There’s a saying in Orkney that if you stick a spade into the ground, you’ll probably find an archaeological site.
Of course, we don’t recommend you go digging up our landscape (unless you’re a farmer, or an archaeologist) but incredible new discoveries are regularly being made throughout the islands.
These finds sit alongside the hundreds of fascinating archaeological and historical sites that are scattered across the archipelago, meaning you’ll never run out of opportunities for a bit of time travelling during your stay.
Much of the attention is on Orkney’s UNESCO World Heritage Site, as well as our Viking and wartime heritage, but dig a little bit deeper and you’ll discover plenty of other locations with their own tales to tell.
From Iron Age sites - including the incredible broch buildings at Gurness, Midhowe and Burroughston - to more recent examples of island heritage at Corrigall and Kirbuster Museums, the Click Mill and Skaill House, there is a wide range of fascinating places to visit.
There are Neolithic cairns like Cuween, Unstan and Wideford Hill that are open and accessible all-year-round. You can seek out some hidden gems, like the Stone of Setter in Eday, Noltland Castle in Westray or the Hackness Martello Tower and Battery in Hoy. Or how about a visit to Stone Age homes even older than Skara Brae, at the Knap of Howar in Papa Westray?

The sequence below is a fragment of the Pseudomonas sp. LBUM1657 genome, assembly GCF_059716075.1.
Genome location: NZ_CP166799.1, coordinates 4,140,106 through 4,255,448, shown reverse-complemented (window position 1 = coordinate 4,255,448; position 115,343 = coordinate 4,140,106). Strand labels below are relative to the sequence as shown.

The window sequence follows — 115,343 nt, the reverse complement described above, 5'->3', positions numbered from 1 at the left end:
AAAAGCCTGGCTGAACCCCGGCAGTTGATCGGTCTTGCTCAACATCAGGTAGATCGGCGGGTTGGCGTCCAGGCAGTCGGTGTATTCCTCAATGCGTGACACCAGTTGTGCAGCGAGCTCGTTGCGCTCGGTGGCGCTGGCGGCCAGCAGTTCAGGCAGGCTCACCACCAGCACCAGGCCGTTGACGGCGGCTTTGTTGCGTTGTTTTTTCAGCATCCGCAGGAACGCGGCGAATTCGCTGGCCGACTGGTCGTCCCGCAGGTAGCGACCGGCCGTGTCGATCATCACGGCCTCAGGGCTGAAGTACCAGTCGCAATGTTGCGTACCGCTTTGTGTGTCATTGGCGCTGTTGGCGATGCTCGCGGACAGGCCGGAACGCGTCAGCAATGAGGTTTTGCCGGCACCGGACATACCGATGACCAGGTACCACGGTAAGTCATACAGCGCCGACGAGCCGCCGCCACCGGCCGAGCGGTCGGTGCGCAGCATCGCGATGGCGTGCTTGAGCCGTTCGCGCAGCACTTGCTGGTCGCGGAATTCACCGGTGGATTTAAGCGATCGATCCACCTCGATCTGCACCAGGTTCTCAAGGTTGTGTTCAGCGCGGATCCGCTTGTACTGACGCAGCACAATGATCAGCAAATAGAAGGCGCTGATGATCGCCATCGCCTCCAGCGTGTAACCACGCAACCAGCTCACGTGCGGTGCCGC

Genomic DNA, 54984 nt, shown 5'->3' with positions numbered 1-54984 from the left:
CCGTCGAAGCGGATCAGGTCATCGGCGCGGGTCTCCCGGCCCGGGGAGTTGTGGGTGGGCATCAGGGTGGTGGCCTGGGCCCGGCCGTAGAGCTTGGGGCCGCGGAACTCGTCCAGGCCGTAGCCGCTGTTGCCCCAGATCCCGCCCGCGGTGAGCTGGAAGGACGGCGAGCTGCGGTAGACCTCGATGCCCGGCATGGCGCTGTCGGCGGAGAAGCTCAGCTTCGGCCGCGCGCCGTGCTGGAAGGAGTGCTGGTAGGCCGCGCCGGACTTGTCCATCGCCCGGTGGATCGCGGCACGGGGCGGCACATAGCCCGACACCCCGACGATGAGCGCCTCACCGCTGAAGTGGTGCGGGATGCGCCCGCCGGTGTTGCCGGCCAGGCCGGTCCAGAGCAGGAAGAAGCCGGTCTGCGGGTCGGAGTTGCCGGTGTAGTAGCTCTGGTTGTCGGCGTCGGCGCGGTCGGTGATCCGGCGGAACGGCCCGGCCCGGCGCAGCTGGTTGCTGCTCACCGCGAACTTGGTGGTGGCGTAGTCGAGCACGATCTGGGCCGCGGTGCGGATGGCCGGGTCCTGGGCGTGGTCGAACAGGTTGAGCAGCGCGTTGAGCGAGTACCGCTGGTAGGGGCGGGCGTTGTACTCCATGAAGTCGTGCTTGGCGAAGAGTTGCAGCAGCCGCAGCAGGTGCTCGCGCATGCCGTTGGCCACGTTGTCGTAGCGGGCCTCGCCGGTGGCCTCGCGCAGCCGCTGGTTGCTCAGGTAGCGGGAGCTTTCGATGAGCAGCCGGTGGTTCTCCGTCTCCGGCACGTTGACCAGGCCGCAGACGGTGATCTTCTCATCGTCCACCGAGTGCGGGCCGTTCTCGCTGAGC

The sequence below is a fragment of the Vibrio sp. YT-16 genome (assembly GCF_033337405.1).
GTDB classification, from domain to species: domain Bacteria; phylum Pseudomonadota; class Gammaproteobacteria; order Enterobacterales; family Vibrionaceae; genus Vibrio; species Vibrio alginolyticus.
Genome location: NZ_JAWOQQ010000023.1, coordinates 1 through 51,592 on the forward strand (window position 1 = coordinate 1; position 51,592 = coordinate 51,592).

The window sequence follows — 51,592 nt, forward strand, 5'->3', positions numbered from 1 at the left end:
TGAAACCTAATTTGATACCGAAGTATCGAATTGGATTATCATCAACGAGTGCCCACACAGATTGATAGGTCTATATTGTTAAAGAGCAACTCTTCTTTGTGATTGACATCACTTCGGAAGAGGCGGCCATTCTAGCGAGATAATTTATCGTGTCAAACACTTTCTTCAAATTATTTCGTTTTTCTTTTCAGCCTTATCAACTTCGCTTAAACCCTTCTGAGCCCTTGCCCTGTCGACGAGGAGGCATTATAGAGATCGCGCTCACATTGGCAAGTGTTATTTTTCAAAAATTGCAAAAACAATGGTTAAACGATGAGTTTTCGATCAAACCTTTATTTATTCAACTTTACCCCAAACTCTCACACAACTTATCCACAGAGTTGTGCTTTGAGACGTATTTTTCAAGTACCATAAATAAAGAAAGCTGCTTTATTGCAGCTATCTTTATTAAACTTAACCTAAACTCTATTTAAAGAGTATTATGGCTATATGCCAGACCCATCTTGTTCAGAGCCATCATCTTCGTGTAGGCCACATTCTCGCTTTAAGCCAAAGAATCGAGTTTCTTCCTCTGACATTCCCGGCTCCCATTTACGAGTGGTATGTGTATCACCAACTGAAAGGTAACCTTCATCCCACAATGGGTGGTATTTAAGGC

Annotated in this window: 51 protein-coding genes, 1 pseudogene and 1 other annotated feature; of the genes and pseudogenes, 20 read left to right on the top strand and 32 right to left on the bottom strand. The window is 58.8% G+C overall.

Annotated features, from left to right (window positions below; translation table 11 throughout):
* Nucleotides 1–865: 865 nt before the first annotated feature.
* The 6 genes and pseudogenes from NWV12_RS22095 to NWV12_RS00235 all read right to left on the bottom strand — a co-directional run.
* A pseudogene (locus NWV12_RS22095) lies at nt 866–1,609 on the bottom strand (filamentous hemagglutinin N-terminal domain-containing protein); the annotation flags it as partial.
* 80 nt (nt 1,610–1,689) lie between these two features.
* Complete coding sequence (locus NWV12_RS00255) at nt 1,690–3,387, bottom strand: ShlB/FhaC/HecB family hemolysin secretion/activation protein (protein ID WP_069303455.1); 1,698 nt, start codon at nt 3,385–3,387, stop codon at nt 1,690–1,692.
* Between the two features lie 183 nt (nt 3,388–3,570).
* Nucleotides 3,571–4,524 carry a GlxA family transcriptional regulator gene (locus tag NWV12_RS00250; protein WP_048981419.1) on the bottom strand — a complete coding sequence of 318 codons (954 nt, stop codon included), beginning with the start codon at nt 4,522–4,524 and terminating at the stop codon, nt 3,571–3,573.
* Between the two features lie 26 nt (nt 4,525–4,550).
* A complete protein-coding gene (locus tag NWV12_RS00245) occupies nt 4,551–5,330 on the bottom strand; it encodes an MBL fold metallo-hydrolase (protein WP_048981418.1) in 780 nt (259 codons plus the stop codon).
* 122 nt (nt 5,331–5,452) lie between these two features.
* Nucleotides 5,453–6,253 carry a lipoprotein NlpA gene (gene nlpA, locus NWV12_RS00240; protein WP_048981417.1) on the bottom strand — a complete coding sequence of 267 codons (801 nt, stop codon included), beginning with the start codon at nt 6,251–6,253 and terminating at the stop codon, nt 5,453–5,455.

Many of our islands are home to heritage centres, packed full of information, records and photographs from years gone by. And then there is a place like the island of Rousay, with its heritage walk covering thousands of years of history in just a few kilometres. You might get lucky too and come across a new site being uncovered - excavations are regular occurrences in Orkney during the summer months.
The islands are understandably a Mecca for archaeologists from around the world and you can study the subject here as well, at the University of the Highlands and Islands’ Archaeology Institute in Kirkwall.